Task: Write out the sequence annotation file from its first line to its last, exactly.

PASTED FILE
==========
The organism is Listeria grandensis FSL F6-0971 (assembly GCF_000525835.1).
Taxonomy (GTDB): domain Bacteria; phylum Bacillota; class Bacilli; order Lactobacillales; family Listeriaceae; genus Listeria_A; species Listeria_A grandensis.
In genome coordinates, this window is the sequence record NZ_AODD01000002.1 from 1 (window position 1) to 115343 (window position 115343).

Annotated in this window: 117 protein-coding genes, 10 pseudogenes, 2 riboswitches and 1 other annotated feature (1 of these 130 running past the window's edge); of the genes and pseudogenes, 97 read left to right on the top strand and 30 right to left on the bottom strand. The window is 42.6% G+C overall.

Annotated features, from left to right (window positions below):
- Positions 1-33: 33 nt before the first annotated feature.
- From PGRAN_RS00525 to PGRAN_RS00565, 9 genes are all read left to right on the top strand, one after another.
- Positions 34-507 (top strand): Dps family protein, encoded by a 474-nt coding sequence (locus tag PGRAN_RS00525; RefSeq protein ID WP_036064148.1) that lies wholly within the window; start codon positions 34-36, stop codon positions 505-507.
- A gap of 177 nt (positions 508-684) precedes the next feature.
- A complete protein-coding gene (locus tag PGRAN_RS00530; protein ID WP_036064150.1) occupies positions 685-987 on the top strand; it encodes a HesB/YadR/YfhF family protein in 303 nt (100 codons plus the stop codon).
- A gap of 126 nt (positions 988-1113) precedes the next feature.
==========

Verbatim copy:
The organism is Listeria grandensis FSL F6-0971 (assembly GCF_000525835.1).
Taxonomy (GTDB): domain Bacteria; phylum Bacillota; class Bacilli; order Lactobacillales; family Listeriaceae; genus Listeria_A; species Listeria_A grandensis.
In genome coordinates, this window is the sequence record NZ_AODD01000002.1 from 1 (window position 1) to 115343 (window position 115343).

Annotated in this window: 117 protein-coding genes, 10 pseudogenes, 2 riboswitches and 1 other annotated feature (1 of these 130 running past the window's edge); of the genes and pseudogenes, 97 read left to right on the top strand and 30 right to left on the bottom strand. The window is 42.6% G+C overall.

Annotated features, from left to right (window positions below):
- Positions 1-33: 33 nt before the first annotated feature.
- From PGRAN_RS00525 to PGRAN_RS00565, 9 genes are all read left to right on the top strand, one after another.
- Positions 34-507 (top strand): Dps family protein, encoded by a 474-nt coding sequence (locus tag PGRAN_RS00525; RefSeq protein ID WP_036064148.1) that lies wholly within the window; start codon positions 34-36, stop codon positions 505-507.
- A gap of 177 nt (positions 508-684) precedes the next feature.
- A complete protein-coding gene (locus tag PGRAN_RS00530; protein ID WP_036064150.1) occupies positions 685-987 on the top strand; it encodes a HesB/YadR/YfhF family protein in 303 nt (100 codons plus the stop codon).
- A gap of 126 nt (positions 988-1113) precedes the next feature.